10 Questions with Colbey Northcutt

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Colbey Northcutt, the older sister of UFC fighter Sage Northcutt, will make her professional MMA debut on June 23 rd for Legacy Fighting Alliance.

Her bout will be part of the televised portion of LFA 14: Allen vs Anders card broadcast live on AXS TV.


When was the moment that you realized that you were really good at this and can make a run at being a professional fighter?

I’ve competed in Karate and Martial Arts my entire life. I was seven when I started Karate, Sage was four. So growing up and doing tournaments literally every other weekend. It is hundreds and hundreds of tournaments and in an tournament, you will fight in three or four different divisions, have a dozen fights. You know that’s a lot of experience. So all throughout high school, I was winning almost every single tournament there was and I loved it, but there were no women in the UFC yet. It was kind of to the point to where there were talks about it, but I didn’t know where I wanted to go from there. If I should go to college and pursue journalism like I wanted to or not go to college and pursue MMA. So I took a few years off after high school. That is actually is when I decided I wanted to do this. Trained for a few years, had some amateur fights with Legacy and U of MMA out here in California. Then I decided I wanted to take a little bit of a break, go back to college, and that’s when my brother (Sage) got into the UFC and everything just changed. That gave me the itch to want to come back. I finished school in December and here I am getting ready for my pro debut.

Was there a sibling rivalry between you and Sage growing up?

Absolutely, because we grew up training together. He was always my number one training partner. We grew up in a traditional martial arts school. We started off in a real Karate school. Your generic, basic Karate school, but my dad is actually a black belt in Aikido and so he transitioned into training me and my brother full-time and being our instructor as well. Yes, there was a rivalry, but we pushed each other more instead. The rivalry was good. Obviously, we competed in our own separate divisions and didn’t compete against each other, but we did train with each other full-time, sparring everything. I was always beating him up until he passed me and then yeah, he can take it to me *laughs*. There was always a rivalry, but I think it was good, because it made him better and it made me better.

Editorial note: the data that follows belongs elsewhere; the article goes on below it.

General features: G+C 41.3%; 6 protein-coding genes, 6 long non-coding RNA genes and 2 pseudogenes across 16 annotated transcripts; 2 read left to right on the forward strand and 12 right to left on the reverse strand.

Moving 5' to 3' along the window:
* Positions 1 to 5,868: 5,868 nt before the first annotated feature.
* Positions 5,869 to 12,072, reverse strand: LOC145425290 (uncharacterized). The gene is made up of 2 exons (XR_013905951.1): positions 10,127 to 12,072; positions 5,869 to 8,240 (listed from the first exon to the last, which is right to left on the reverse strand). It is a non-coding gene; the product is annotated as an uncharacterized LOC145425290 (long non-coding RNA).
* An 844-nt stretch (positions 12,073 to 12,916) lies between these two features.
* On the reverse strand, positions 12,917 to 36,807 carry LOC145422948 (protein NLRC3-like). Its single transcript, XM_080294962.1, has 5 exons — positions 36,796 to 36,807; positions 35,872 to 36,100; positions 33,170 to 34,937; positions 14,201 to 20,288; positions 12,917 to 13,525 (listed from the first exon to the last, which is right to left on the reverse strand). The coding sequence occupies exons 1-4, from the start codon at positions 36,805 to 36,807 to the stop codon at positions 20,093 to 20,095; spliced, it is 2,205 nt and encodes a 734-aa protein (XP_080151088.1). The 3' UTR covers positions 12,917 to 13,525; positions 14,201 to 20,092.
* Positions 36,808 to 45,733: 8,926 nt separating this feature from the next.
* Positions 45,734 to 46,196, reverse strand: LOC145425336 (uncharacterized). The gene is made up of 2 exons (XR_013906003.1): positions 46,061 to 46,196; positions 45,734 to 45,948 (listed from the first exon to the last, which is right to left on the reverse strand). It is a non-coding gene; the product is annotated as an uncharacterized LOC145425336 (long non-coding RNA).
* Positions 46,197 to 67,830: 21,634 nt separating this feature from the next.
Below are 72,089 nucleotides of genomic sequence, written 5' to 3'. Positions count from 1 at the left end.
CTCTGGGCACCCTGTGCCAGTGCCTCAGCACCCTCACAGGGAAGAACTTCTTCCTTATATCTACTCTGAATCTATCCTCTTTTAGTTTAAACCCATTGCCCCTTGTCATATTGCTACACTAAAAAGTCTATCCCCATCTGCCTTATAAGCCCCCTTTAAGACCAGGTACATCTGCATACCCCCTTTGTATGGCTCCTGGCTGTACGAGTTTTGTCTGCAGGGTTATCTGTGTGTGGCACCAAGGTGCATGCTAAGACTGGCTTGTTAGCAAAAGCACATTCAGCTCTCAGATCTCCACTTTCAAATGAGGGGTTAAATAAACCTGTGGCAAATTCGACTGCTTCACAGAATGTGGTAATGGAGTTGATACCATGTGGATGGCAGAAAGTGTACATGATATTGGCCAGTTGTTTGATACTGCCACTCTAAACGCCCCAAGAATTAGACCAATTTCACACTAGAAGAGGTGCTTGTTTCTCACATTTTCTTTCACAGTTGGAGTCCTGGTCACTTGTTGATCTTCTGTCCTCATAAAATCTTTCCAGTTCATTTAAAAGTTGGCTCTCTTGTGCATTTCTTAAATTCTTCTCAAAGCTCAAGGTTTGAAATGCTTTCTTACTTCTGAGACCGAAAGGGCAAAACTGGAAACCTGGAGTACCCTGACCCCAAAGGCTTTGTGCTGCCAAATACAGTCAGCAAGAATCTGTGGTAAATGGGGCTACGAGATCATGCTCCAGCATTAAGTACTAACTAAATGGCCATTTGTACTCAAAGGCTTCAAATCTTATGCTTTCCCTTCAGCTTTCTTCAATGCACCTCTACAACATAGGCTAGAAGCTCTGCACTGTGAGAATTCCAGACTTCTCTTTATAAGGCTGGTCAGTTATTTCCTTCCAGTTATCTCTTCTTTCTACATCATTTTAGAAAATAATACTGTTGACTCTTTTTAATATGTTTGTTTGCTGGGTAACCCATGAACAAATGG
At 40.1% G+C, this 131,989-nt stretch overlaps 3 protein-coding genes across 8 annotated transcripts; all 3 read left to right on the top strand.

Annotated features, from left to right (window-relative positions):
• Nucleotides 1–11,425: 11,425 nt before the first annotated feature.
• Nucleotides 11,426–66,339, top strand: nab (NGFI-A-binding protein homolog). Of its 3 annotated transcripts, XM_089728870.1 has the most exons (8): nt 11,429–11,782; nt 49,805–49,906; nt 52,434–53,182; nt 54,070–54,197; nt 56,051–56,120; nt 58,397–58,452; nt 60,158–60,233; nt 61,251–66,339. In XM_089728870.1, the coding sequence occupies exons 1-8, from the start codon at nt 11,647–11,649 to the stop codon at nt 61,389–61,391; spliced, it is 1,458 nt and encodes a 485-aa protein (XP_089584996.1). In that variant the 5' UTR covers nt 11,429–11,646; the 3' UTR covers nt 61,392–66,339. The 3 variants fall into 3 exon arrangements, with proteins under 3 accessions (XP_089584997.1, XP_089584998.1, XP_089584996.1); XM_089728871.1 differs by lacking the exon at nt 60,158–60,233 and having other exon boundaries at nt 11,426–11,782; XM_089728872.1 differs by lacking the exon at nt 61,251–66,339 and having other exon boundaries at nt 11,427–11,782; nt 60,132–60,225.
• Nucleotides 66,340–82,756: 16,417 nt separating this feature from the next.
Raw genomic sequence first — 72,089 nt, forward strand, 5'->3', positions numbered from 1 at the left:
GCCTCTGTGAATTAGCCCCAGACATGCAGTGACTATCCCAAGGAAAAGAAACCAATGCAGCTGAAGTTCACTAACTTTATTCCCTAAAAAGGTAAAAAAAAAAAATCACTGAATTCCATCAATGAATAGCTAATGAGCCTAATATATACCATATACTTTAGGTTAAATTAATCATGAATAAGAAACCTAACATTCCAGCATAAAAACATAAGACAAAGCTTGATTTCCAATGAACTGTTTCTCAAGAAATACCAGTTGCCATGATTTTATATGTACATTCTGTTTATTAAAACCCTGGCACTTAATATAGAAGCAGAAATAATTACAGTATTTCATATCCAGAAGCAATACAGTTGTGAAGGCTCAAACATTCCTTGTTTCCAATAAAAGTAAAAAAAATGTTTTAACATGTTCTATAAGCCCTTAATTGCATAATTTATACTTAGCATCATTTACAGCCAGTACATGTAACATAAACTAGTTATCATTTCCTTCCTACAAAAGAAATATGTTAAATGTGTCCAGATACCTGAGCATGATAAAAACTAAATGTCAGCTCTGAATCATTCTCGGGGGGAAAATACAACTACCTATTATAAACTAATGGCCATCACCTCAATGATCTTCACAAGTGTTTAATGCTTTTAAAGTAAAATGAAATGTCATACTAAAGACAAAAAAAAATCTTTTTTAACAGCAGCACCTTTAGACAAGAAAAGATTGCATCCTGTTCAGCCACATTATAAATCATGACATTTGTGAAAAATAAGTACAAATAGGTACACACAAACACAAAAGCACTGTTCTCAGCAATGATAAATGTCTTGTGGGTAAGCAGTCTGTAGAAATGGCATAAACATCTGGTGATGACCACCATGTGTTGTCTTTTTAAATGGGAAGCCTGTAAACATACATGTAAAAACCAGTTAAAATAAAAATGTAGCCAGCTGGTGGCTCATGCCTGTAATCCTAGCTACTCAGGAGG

Did you ever expect Sage to get as big as he is?

You know, I have always known. It’s funny, when he was 9-years-old, he was on the cover the Sport Karate magazine and it was absolutely crazy, because when he was that young, he told the interviewer in the whole bio that they did about him, “I’m going to be in the UFC one day.” He’s known since he was that little, that he was going to do that, so I had no doubt in my mind that was going to happen. Then at 19-years-old and getting into the UFC and it just happened so fast. He wasn’t even a pro for a year yet before he got in the UFC, so that was crazy fast, but it wasn’t surprising to me at all.

Have you ever seen Sage not break a smile?

You know what? No. He really is always happy and it’s contagious, because it’s impossible to be in a bad mood or upset at anything around him. There is always something good out of everything when you think something is going wrong. He’s always Mr. Positive that can pull the good out of it. He’s a very positive person to be around and everyone wants to be around him all the time, because of that.

You’re a Communications Major in College, you mentioned that you’ve always been interested in Journalism. Who is someone that you look up to in the media field?